Johnny Gray didn't compete in the L.A. Invitational track and field meet in 1960 with an all-star field including Don Bragg, Charlie Dumas, Parry O'Brien and Lee Calhoun; or in 1961, when fans stormed the gates of the sold-out Sports Arena to see Wilma Rudolph; or in 1966, when Kenya's Kip Keino ran for the first time in the United States.
It just seems like he did.
It's difficult for anyone who has been following track and field for the last two decades to remember an L.A. Invitational without Gray. He competed there in 1985, the year after he made the first of his four Olympic teams, and almost every year since.
Gray is identified with the meet almost as much as is the grapefruit pink and yellow track, reminders of the days when Sunkist was the sponsor. Only two athletes have won on those boards more than he has.
It seemed last summer, though, that his career had come to an end. Attempting to earn a place on his fifth Olympic team, the 1992 bronze medalist ran miserably in the U.S. trials. He acknowledged that, at 40, it might be time for him to make a concession to age.
But there he was Saturday night at the Sports Arena, conceding nothing before his 600-yard race as he embarked on a comeback.
It didn't seem impossible that he could succeed. It was, after all, only two summers ago that he won the 800 meters in the Pan American Games.
The other compelling reason to be at the Sports Arena was to see the invitational debut of Ryan Hall, the 18-year-old miler from Big Bear High believed to have the potential to run under four minutes this year.
If he does, he will be only the fifth high school miler to accomplish that and the first since, well, Saturday afternoon, when Alan Webb from Reston, Va., ran it in 3 minutes 59.86 seconds. Before him, no high school miler had done it in 34 years.
Hall wasn't believed to be in that sort of shape this early in the year, but it had to cross track fans' minds that they might some day be able to say they saw him when--the same thought that had to be on golf fans' minds when Tiger Woods was given an exemption to play the L.A. Open at Riviera while in high school. No pressure there, young Ryan.
Of course, no one is more identifiable with the L.A. Invitational than Al Franken, who founded the meet 41 years ago with the late Herschel Smith.
To call Franken a promoter is like calling Albert Einstein a mathematician. He once recruited a Frisbee-chasing dog to compete in the high jump against Dwight Stones, had USC long jumper Larry Doubley leap over a car for a photo opportunity and almost persuaded Mary Decker Slaney while with child to run in a pregnant women's race.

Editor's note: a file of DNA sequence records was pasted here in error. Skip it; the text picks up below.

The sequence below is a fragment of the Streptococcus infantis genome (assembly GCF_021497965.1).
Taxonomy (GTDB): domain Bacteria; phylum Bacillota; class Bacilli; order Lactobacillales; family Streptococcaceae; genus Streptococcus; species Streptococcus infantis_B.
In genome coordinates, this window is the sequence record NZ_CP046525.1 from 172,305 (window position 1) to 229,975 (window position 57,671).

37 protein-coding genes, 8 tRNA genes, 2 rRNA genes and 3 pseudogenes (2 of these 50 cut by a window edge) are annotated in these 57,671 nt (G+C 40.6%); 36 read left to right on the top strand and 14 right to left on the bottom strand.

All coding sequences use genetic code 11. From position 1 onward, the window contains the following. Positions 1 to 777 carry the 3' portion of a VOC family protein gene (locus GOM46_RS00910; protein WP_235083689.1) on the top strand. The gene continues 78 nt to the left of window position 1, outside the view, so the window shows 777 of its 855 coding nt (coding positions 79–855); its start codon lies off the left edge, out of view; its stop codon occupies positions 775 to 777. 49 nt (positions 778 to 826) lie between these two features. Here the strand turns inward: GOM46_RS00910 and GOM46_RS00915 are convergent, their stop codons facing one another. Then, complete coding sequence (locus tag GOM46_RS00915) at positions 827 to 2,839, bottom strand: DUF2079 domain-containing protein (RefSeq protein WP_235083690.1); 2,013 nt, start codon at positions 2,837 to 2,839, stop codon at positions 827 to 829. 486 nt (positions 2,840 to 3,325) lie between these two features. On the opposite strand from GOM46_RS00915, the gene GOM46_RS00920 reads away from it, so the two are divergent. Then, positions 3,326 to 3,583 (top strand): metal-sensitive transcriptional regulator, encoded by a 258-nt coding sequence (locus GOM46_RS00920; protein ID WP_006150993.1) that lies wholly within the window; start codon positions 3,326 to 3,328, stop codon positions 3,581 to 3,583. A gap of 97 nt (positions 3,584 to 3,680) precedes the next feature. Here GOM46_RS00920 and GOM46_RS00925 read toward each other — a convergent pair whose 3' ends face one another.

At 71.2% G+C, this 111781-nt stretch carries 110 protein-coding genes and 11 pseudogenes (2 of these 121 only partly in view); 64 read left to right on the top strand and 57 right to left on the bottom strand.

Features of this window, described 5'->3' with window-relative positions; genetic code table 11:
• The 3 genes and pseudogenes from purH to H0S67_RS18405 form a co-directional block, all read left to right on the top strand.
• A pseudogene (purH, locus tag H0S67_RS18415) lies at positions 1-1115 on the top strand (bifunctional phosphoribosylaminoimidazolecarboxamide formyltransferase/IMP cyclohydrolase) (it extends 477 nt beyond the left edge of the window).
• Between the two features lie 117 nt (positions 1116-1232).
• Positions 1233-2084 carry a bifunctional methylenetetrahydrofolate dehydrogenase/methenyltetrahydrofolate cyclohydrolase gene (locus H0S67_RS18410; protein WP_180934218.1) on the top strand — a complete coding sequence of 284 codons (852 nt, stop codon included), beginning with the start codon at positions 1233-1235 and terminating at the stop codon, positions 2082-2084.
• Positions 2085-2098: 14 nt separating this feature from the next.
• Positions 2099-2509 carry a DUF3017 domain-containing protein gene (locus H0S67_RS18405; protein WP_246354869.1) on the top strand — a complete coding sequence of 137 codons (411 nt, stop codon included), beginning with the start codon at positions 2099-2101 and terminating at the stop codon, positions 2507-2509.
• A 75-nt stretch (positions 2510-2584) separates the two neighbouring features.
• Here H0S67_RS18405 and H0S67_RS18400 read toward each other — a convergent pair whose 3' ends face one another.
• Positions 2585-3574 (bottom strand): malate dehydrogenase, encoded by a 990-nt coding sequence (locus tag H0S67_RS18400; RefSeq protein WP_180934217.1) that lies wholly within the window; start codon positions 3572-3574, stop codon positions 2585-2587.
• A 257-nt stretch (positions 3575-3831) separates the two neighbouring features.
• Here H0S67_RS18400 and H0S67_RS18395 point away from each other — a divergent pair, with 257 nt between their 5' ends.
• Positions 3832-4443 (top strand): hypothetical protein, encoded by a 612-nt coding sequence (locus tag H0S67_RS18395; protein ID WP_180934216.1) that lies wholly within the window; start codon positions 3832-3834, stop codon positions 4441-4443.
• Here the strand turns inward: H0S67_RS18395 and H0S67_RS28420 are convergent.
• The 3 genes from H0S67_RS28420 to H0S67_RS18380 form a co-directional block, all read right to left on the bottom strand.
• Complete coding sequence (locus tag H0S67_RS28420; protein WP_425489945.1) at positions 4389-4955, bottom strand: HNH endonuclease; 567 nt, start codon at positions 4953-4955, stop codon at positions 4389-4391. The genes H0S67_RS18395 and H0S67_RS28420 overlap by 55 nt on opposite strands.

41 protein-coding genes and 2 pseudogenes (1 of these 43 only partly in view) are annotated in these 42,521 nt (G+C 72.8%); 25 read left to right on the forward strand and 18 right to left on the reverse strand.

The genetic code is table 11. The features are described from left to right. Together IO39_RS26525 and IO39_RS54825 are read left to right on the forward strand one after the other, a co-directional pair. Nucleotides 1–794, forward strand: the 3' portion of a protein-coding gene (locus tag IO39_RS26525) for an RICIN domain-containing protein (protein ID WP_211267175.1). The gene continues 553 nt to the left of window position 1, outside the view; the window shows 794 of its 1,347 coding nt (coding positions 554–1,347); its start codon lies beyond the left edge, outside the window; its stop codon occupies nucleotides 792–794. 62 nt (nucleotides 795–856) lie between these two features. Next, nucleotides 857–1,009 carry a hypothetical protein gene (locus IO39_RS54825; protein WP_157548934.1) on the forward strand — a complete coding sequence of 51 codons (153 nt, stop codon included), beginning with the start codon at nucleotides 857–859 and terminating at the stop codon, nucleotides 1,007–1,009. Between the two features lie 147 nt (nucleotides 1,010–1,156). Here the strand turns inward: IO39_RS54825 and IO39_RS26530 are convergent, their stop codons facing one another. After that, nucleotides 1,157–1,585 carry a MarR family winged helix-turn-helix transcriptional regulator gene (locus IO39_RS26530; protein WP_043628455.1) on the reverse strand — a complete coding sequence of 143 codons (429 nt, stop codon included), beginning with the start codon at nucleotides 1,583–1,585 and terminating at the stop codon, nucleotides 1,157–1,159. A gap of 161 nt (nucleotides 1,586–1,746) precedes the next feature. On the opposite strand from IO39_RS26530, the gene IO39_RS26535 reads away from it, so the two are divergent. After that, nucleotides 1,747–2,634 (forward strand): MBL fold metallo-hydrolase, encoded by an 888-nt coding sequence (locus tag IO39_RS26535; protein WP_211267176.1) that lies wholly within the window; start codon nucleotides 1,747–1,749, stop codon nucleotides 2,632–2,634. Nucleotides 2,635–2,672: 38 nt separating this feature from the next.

Franken has been criticized in recent years--not necessarily unfairly--for selling more sizzle than steak, but it also should be pointed out that no one else has been putting up his own scratch to keep the sport alive here.
That's what he and son Don have been doing since Sunkist pulled out its money after 1995, saying that customers weren't buying orange juice because they'd seen Randy Barnes put the shot.
The Frankens produced their show this year with a budget of $25,000, which is $5,000 less than the appearance fee they paid Ben Johnson alone in 1991. New York's Millrose Games last year had a $600,000 budget.
I was prepared to write about the end of an era, that Franken was like Johnny Gray, having seen many great days in the sport but now just trying to hang on from one year to the next.
If not exactly convinced otherwise, I was at least prompted to reconsider after a conversation with Rich Perelman. As director of communications for the new meet in town, the Powerade Indoor Championships on Feb. 11 at Staples Center, he didn't seem like the most likely person to encourage Franken.
Perelman's meet, with a big-time title sponsor and commitments from Olympians such as Maurice Greene, Ato Boldon and Stacy Dragila, would at first glance appear to be the Saks Fifth Avenue that is trying to run the mom and pop store out of business.
Not so, Perelman said. "Look at it this way," he said. "If we do well, that will prove there is a market for track and field. If there's a proven market for track and field, other companies besides Powerade are going to want to sponsor meets--like the L.A. Invitational. We could be the best thing ever to happen to Al."
In other words, Franken, at 74, might be like Ryan Hall. Full of potential.
Gray was a couple of minutes late arriving trackside Saturday night, so an usher made him wait until another race was finished before allowing him to report for the 600. As a result, Gray wasn't able to warm up with his competitors. Recognizing the predicament, however, the starter told him his gun was stuck and let Gray take a lap.
Fame is nice, but he still had to run the race. In that, his experience was an advantage. Although the bell didn't ring before the final lap, he knows by now when he has run 600 yards. He stopped at the 600th of them, an easy victor.
Hall, 22 years younger, also knew what he had to do. A less mature runner, on hearing of Webb's achievement, might have tried to run faster than his conditioning would allow, risking injury. Hall contained himself, finishing fourth among a world-class field in 4:09.46. That won't make headlines. Still, it was a record for a high school miler in this meet and an auspicious debut in what could be an outstanding international career. Not many people were at the Sports Arena to see it, but I was glad that I was.
Randy Harvey can be reached at his e-mail address: firstname.lastname@example.org